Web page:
March 18, 2018
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Accessible campsite made trip possible after wife sprains ankle

By Pete Zimowsky, McClatchy Newspapers

BOISE, Idaho — Many campers don’t realize the importance of accessible campgrounds or campsites until they have to use them.

My wife, Julie, recently suffered an upper ankle sprain and torn ligaments, and now she is using crutches, a wheelchair and knee scooter to get around while her leg is in a cast.

It wasn’t a skiing accident. It was a fishing accident. OK, let me explain. It can happen.

We were steelhead fishing in the Salmon River when I hooked a fish and started reeling it in.

Julie sprang out of the front seat of the drift boat and jumped across the ice chest to get the net. We really get excited when we hook into a steelhead.

There was still frozen rain on the cooler, and her foot slipped off the cooler and hit the floor of the boat the wrong way.

She knew something was seriously wrong, and we got the boat to shore, packed up camp and headed to the hospital.

Oh, by the way, it was a bull trout, and I had to release it. After all the trouble, there would be no steelhead fillets in the freezer.

Julie’s injury hasn’t stopped us from camping. We camped at the Slate Creek Campground between White Bird and Riggins, Idaho.

Although fishing was slower in that part of the river, we picked the area because of the accessible campground.

We could have fished upriver from Riggins where fishing was better, but most of the camping areas are undeveloped, and moving a wheelchair across sand, and river rock can be pretty difficult.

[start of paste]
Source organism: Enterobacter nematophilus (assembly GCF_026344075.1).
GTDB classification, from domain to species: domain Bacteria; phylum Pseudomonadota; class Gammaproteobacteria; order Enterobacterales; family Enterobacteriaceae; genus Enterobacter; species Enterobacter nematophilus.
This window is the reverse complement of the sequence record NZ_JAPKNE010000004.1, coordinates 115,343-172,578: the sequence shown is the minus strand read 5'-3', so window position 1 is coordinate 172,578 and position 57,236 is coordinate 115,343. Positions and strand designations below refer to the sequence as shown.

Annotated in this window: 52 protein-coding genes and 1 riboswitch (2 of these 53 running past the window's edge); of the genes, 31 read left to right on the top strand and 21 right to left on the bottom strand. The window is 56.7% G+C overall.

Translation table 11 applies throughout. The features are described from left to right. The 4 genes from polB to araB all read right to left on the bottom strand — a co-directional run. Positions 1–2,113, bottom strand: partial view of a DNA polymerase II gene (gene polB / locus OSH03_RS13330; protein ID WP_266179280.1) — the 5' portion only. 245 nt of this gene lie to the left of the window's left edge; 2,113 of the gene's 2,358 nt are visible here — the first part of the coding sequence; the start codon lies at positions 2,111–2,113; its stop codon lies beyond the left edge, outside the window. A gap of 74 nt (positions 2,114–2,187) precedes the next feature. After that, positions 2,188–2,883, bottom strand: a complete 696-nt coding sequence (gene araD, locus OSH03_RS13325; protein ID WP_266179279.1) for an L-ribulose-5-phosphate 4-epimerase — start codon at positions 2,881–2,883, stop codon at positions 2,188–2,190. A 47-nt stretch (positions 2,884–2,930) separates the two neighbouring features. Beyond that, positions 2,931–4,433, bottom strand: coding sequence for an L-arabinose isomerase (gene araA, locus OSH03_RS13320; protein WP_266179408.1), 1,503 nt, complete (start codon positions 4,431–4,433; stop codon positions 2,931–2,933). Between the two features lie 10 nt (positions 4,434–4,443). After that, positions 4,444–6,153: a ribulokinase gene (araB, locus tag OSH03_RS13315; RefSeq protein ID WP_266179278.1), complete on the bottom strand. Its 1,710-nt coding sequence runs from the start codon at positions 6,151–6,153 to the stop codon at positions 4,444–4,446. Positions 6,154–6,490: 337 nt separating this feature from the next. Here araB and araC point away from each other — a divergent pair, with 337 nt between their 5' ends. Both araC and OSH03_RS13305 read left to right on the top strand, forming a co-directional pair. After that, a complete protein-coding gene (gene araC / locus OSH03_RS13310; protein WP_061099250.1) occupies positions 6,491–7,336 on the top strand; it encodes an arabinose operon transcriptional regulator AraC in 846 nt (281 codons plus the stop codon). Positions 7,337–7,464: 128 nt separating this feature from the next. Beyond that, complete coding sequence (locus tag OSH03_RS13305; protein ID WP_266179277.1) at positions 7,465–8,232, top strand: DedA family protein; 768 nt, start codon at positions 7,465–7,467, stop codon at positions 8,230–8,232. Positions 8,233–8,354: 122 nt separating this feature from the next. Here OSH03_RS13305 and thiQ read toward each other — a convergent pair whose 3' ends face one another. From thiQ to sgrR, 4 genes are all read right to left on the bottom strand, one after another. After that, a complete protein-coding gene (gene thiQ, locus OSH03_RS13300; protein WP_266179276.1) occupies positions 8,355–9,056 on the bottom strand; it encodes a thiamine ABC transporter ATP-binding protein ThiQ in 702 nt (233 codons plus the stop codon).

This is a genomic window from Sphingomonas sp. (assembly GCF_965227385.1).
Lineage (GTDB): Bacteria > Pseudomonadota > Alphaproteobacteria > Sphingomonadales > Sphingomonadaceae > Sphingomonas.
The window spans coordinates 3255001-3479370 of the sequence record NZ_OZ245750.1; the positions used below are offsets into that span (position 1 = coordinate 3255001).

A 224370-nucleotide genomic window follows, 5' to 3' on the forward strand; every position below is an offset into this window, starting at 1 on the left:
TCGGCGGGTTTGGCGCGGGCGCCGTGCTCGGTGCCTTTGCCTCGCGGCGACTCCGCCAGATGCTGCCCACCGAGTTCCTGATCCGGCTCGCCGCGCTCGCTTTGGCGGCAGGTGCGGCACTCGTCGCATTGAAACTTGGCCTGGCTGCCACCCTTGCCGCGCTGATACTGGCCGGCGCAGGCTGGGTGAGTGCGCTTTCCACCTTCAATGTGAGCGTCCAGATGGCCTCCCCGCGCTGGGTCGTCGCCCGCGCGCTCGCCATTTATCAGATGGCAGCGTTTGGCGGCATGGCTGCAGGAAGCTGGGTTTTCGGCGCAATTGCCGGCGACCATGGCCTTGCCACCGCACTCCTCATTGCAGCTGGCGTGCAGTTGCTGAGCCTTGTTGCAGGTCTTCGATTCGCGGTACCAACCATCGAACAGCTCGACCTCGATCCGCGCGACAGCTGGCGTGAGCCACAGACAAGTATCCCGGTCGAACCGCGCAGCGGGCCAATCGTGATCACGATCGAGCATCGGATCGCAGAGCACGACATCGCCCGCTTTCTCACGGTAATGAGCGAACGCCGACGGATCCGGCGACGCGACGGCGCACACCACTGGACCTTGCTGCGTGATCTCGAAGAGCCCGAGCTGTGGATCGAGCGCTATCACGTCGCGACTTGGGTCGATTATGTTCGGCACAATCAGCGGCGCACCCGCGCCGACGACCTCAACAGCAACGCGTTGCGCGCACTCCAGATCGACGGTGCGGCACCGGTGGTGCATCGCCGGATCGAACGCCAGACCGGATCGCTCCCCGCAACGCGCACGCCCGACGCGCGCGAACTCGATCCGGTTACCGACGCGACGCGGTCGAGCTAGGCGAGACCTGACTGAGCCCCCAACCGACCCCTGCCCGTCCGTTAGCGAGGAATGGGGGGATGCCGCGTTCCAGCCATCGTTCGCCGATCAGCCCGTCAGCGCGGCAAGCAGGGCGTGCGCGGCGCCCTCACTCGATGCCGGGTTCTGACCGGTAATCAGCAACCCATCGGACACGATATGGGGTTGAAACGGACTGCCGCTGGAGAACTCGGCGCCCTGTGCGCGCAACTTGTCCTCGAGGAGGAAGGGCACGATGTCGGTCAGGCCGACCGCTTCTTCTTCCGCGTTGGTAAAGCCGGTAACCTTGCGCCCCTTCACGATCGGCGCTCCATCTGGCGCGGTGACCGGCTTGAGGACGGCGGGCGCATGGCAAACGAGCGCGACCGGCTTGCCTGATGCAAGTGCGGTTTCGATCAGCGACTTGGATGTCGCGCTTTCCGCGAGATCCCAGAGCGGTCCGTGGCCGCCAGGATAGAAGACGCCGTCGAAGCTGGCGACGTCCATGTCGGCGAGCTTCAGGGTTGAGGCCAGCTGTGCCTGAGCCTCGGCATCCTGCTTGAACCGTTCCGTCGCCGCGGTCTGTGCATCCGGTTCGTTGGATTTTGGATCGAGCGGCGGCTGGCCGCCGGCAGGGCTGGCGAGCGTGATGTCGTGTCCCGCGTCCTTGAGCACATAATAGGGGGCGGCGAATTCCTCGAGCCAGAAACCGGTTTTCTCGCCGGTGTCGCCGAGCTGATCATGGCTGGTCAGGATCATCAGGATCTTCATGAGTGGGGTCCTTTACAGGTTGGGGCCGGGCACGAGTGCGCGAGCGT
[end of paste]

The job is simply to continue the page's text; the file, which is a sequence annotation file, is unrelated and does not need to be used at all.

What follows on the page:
The Slate Creek Campground was recently refurbished by the U.S. Bureau of Land Management, and crews did a really good job.

We’ve camped there before, prior to the new facilities, so we know how well the campground was improved.

We took the accessible campsite, which was paved and had a shelter with concrete pathways around the picnic table. We have a temporary disabled parking permit while her injury heals.

When you’re in a wheelchair or on crutches, you see firsthand the value of accessible facilities.

The campsite has concrete pathways to the grill, fire pit, garbage can and also the water spigot, which was pressurized and not operated by a hand pump.

The pathways made it easy to use the picnic table or sit by the fire pit in a wheelchair. The paved pathway to the restroom also proved to be convenient for wheelchair access. And another thing, the campground and restrooms are kept very clean.

OK, the point is, many able-bodied campers and outdoors folks probably wonder why agencies go to all the trouble to make access improvements. Well, it makes an incredible difference in the lives of the elderly, injured or those with a disability.

Thanks, BLM.

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